Do I really have to explain myself? Of course not—we’re BFFs after all—you know how it is, so let me tell you what these wonderful gadgets do.

Thread Lubricant Holder Shorty Brake Bar

Thread lubricant holder and Shorty Brake Bar.

The green thing you see in the foreground is a thread lubricant holder. This nifty device attaches to the front of the machine so you can add thread conditioner to the thread before it goes to the needle. It keeps you from having to squirt stuff on the spool or immerse your troublesome thread in a conditioner.

The item in the back is a Shorty Brake Bar. This oh-so-nifty device allows you to remove one of the rollers from the front of the machine. If you float your quilts and want to get closer to them as you quilt, then this gadget is what you’ve been asking for.

Whew . . . 

That took longer than I thought it would, but I hope you appreciated the tour.

Let me catch my breath for a minute . . . 

Okay, now that I have you interested, I bet you are wondering what I want for this amazingly beautiful, fully trained and rarely used machine and the many accessories I have shown you?

The answer is $12,000. That’s right! For $12,000 you can have all of this amazing stuff. I will even spend time to help you learn how to use the machine if live close by.

This price does not include shipping. Because I am the way I am, I have all the boxes and cartons needed to ship the machine safely, so you do not have to worry about that issue.

Sounds like a pretty sweet deal to me—don’t you think?

If you’re interested in this machine or you know someone who might be, then please send them to my site, shoot me an email or give me a call. This machine needs to be used and loved by someone. If you can help me find a “forever home” for it, I would appreciate it. Thanks!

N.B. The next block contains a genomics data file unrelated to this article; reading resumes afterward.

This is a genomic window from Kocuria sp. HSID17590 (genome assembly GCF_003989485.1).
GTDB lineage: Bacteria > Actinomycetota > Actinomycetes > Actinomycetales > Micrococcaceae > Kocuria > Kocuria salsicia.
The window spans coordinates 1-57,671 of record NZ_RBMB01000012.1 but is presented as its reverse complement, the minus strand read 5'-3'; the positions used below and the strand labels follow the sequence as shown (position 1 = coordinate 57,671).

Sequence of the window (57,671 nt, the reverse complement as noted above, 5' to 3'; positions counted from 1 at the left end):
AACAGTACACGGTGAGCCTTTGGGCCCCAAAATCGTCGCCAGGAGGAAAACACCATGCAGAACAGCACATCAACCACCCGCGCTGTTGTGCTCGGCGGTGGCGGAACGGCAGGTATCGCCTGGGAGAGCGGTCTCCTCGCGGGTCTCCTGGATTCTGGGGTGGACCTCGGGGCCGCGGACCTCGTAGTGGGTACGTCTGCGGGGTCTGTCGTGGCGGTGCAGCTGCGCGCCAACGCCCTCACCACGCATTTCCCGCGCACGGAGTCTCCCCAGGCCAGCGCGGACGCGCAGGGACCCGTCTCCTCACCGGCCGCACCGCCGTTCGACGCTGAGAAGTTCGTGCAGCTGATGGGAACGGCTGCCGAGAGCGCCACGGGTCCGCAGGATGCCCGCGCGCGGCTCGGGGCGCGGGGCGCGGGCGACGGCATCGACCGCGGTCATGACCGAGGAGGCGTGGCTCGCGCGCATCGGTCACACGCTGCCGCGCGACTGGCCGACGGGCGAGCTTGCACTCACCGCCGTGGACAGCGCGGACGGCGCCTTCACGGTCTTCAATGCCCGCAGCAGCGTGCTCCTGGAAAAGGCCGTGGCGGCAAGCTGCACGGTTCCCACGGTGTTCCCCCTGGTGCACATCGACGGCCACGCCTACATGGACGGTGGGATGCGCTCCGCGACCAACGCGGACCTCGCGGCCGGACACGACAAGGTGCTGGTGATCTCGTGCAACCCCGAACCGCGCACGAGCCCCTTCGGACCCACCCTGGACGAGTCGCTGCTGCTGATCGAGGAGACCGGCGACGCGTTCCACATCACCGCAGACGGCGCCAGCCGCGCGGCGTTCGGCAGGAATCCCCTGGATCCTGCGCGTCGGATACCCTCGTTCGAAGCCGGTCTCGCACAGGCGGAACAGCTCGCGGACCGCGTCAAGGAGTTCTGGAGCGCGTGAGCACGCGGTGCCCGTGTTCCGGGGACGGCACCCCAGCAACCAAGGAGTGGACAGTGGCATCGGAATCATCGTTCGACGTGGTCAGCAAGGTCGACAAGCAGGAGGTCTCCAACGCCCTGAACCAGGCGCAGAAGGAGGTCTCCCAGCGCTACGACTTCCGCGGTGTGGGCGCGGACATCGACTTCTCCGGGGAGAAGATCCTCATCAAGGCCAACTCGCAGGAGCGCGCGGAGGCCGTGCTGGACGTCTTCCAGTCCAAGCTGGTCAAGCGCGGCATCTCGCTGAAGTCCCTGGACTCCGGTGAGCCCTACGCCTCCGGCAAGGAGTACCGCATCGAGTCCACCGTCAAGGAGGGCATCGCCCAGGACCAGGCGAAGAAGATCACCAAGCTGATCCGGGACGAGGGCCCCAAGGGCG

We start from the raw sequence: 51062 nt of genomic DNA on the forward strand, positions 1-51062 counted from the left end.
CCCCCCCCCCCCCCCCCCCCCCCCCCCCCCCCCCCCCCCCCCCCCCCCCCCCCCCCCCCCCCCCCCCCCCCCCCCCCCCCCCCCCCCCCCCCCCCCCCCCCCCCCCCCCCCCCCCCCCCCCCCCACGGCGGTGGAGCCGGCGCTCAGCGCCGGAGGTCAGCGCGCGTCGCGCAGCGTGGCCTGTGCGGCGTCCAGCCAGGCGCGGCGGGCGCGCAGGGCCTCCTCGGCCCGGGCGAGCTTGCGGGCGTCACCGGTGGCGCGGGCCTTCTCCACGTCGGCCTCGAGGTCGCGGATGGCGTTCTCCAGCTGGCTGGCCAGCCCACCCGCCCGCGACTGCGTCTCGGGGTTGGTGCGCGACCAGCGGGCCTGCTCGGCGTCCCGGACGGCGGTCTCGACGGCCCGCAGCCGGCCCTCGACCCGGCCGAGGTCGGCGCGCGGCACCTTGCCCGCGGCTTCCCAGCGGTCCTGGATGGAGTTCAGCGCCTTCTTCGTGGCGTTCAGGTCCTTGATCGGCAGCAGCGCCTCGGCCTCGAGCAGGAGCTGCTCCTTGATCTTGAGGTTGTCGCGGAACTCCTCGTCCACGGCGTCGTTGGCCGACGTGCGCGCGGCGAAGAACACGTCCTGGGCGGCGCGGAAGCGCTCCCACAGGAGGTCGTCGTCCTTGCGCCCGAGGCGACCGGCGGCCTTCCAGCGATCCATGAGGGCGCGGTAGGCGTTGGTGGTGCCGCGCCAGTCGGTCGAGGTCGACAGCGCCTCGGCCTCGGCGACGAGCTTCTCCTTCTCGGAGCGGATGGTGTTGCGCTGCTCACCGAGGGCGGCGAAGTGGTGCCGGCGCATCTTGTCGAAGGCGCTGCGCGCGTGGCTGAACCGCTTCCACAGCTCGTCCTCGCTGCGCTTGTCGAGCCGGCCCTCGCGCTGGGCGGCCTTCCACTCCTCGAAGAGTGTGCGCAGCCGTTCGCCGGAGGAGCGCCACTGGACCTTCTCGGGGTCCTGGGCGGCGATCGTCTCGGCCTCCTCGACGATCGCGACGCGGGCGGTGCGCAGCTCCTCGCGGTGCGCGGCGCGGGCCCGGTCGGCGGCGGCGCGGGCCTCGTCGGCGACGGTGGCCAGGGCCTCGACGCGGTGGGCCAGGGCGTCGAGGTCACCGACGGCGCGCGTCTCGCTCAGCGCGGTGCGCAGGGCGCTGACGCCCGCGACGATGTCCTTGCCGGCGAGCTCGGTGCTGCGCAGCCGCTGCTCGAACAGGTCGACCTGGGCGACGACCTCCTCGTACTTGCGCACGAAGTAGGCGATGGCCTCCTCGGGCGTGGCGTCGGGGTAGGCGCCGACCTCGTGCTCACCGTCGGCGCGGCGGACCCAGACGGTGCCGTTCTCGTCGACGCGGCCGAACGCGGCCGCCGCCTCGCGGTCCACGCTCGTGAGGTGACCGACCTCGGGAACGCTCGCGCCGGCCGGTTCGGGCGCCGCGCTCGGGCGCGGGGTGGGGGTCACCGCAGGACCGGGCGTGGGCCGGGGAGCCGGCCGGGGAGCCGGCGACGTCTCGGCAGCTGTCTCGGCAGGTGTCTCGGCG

If you have questions—don’t be shy about asking them—we’re BFFs after all.


Before I go . . . Didn’t you think my teaser photos were funny?

I sure did. I kill me sometimes.

You can contact me by email at tomrussellquilts@gmail.com or by phone at 713-586-9195.


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8 Responses to “Longarmed and Available”

  1. Jayardi Says:

    • • • Oh, I wish I could help you out. And seriously, I thought we were only going to get the teasers. I hope this does not mean you are giving up quilting.

    Are you getting a new baby?

    • Tom Russell Says:

      Hey there, Nope, the teasers were just a stall tactic until I could get the post written.

      No need to worry about that. There is no way I’m giving up quilting, because it’s way too much fun. I’ll just be doing it on my Juki 98Q and sometimes I’ll use the Bernina.

      I mostly create small pieces and rarely use the big machine for them, so the Millennium just sits and sits. I keep thinking about doing bigger pieces, but that doesn’t happen. They are always relatively small and easily enough to manage with a smaller machine.

      If I decide to do bigger pieces, I can always buy another machine, but for now, this feels like the right thing to do.

      This is by no means a rash decision, I’ve been contemplating doing it for the last few years.

      I really hope I can find a good home for it soon. It has been neglected for way too long.